"God heareth not sinners;" nature tells us this; but none but God Himself could tell us that He will hear and answer those who are not sinners; for "when we have done all, we are unprofitable servants, and can claim no reward for our services." But He has graciously promised us this mercy, in Scripture, as the following texts will show.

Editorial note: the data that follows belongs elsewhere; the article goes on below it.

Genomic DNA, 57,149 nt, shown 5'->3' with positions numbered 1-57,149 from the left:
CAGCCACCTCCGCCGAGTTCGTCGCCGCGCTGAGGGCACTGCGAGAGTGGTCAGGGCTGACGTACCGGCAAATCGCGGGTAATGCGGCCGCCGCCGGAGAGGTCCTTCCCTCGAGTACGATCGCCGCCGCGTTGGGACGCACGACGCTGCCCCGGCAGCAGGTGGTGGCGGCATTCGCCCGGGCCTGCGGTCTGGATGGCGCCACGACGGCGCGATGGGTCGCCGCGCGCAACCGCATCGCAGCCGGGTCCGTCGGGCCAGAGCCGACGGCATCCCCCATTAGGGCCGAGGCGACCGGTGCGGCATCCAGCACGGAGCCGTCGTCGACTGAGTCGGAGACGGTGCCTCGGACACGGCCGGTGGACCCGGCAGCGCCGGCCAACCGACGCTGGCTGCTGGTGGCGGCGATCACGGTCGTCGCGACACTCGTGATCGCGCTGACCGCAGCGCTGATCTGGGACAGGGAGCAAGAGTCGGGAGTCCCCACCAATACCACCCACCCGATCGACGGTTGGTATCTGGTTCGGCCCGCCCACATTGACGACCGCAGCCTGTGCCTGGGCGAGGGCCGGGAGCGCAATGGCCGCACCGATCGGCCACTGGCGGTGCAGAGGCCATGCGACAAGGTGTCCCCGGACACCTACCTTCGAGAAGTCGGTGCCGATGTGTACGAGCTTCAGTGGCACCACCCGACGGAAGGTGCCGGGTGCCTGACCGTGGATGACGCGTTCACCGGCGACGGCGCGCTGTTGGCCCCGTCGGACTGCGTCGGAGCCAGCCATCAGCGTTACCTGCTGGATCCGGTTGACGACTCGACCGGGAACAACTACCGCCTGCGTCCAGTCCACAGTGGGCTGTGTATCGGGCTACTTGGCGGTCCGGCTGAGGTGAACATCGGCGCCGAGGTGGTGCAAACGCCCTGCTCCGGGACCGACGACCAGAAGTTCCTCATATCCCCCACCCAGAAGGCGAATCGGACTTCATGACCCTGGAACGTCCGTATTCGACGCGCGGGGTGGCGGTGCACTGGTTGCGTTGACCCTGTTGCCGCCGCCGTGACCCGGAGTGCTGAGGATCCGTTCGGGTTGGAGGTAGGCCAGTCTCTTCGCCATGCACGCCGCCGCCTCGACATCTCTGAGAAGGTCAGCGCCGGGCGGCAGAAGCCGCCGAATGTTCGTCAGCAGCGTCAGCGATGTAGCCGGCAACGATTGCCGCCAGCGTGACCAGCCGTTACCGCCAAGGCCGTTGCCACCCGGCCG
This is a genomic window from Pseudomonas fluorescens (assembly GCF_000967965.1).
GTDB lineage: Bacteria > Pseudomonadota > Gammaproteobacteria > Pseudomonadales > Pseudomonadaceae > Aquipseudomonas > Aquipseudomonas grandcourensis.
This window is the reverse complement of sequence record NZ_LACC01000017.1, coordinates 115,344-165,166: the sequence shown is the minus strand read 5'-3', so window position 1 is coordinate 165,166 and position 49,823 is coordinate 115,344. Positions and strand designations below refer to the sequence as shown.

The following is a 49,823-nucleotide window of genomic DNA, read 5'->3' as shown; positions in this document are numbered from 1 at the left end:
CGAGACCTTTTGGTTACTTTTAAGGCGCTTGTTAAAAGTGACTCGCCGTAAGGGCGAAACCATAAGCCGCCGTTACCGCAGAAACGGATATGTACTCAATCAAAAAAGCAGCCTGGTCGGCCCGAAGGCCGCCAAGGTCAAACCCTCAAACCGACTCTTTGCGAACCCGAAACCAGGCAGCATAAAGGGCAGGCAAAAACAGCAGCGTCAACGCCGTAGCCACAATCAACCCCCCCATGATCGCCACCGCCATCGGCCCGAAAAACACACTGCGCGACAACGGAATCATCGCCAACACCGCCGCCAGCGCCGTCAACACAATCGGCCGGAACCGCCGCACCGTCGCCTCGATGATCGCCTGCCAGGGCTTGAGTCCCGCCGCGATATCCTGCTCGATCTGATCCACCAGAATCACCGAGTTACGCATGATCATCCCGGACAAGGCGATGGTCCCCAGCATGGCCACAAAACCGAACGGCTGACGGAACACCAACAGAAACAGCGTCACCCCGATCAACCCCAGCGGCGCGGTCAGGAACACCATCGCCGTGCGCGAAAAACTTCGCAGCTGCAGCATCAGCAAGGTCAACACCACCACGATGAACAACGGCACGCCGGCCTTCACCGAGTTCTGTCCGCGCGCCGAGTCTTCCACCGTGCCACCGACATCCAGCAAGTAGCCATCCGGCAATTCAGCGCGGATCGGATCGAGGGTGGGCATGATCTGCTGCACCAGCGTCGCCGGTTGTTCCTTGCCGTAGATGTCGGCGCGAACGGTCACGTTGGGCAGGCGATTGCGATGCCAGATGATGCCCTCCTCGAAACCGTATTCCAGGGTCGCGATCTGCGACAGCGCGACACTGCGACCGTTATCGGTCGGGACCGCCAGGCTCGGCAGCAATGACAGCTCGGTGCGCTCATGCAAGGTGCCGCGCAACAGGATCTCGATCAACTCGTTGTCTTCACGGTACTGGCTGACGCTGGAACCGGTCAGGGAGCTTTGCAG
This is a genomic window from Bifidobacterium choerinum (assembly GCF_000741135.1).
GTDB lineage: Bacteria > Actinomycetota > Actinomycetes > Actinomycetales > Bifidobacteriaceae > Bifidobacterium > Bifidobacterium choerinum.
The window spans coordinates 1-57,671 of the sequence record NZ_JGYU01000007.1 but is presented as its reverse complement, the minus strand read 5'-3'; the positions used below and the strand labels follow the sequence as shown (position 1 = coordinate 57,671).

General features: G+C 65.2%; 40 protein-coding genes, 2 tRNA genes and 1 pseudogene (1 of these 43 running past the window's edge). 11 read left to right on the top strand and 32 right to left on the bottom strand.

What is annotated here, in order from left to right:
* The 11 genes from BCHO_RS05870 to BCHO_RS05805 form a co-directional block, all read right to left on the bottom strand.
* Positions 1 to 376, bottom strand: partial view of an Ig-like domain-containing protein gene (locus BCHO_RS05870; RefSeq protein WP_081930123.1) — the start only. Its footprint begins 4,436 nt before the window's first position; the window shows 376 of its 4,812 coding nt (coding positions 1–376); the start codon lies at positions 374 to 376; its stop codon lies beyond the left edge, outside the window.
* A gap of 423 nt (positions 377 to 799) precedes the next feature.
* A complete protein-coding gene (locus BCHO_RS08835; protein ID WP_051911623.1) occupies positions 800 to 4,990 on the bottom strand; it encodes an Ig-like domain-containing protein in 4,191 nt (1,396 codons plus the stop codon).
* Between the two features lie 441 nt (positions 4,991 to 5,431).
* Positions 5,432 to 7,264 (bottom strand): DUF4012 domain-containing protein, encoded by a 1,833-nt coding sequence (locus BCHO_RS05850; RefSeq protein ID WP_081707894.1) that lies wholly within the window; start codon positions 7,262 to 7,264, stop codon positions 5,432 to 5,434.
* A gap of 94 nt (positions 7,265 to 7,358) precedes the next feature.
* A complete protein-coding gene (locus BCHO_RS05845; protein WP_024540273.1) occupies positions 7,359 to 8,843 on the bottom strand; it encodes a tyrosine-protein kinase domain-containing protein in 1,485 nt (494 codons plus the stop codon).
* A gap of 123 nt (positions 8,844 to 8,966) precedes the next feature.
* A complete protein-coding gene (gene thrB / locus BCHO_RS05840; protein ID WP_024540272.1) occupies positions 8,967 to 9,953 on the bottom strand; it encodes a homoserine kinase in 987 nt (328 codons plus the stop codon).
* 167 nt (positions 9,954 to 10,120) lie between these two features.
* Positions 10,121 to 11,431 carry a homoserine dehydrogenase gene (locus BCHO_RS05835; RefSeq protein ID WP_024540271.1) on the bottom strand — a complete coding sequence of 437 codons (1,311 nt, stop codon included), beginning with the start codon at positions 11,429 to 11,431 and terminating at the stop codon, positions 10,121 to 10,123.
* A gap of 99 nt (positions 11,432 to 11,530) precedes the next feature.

For instance, St. James says, "The effectual fervent prayer of a righteous man availeth much." St. John, "Whatsoever we ask, we receive of Him, because we keep His commandments, and do those things that are pleasing in His sight." [James v. 16. 1 John iii. 22.] Next let us weigh carefully our Lord's solemn announcements uttered shortly before His crucifixion, and, though addressed primarily to His Apostles, yet, surely, in their degree belonging to all who "believe on Him through their word." We {356} shall find that consistent obedience, mature, habitual, lifelong holiness, is therein made the condition of His intimate favour, and of power in Intercession. "If ye abide in Me," he says, "and My words abide in you, ye shall ask what ye will, and it shall be done unto you. Herein is my Father glorified, that ye bear much fruit; so shall ye be My disciples. As the Father hath loved Me, so have I loved you; abide ye in My love. If ye keep My commandments, ye shall abide in My love. Ye are My friends, if ye do whatsoever I command you. Henceforth I call you not servants; for the servant knoweth not what his lord doeth; but I have called you friends, for all that I have heard of My Father, I have made known unto you." [John xv. 7-15.] From this solemn grant of the peculiarly Gospel privilege of being the "friends" of Christ, it is certain, that as the prayer of repentance gains for us sinners Baptism and justification, so our higher gift of having power with Him and prevailing, depends on our "adding to our faith virtue."